Romanticism

Romanticism was a cultural movement in the 19th century, which changed art, music and literature. It came after neo-classicism, which had sought to organize and rationalize the over extravagant baroque era.

There are several themes in romanticism. There was an intense interest in the distant past, particularly the Middle Ages. Also, nationalism and a more patriotic outlook on life, along with a break with artistic convention, brought forth more individual expression.

Ludwig Van Beethoven
Ludwig Van Beethoven

There are many beautiful works of music from the Romantic era. Innovation played a strong part in making the music so unique. For example, composing five movements for a symphony rather than four, and composing choral symphonies. Individualism was also central. Ludwig van Beethoven brought forth program music. Verdi, Beethoven, Liszt, Chopin and Schumann were a few romantic composers.

The Gothic revival was a key part of romantic architecture. The romantic architects would complete many of the unfinished Gothic cathedrals left over from the Middle Ages. A couple examples of Gothic cathedrals are the Sainte-Chappelle and the Notre-Dame in Paris. Karl Shinkel (1781 – 1841) was a fundamental architect during the Gothic revival. He also painted several depictions of Gothic architecture.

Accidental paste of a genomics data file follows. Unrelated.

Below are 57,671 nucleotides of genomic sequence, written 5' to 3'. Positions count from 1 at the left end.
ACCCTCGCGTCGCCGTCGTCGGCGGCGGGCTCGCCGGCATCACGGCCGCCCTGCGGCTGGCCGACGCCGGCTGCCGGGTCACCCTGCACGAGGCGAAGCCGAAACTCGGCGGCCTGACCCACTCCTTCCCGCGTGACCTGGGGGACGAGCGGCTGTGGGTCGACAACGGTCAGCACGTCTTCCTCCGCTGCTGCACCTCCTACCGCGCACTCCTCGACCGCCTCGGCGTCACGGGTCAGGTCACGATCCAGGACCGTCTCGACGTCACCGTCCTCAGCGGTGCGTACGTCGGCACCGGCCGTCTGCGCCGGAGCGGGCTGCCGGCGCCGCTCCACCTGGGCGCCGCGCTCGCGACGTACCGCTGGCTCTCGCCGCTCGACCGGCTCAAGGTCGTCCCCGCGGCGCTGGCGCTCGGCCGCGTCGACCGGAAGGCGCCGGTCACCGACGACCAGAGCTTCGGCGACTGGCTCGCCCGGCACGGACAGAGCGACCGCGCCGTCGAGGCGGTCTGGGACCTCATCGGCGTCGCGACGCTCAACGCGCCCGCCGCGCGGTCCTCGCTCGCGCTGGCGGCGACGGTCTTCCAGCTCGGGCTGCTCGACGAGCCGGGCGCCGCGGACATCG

The Voyage of Life: Youth
The Voyage of Life: Youth
Among the Sierra Nevada -- Albert Bierstadt
Among the Sierra Nevada — Albert Bierstadt

My favorite part of romanticism is the painting. My favorite artists are Thomas Cole and Albert Bierstadt. The latter painted mainly landscapes of the Rocky Mountains. Cole’s most famous work is the Voyage of Life. The romantic paintings are very emotional and dramatic. They portray nature as beautiful and glorious but also terrible and dangerous. Eugene Delacroix was also a very famous French painter of that time.

There are several romantic authors, among them: Goethe, Coleridge, Byron, Blake, Wordsworth, Chateaubriand, Hugo and Shelly.

 

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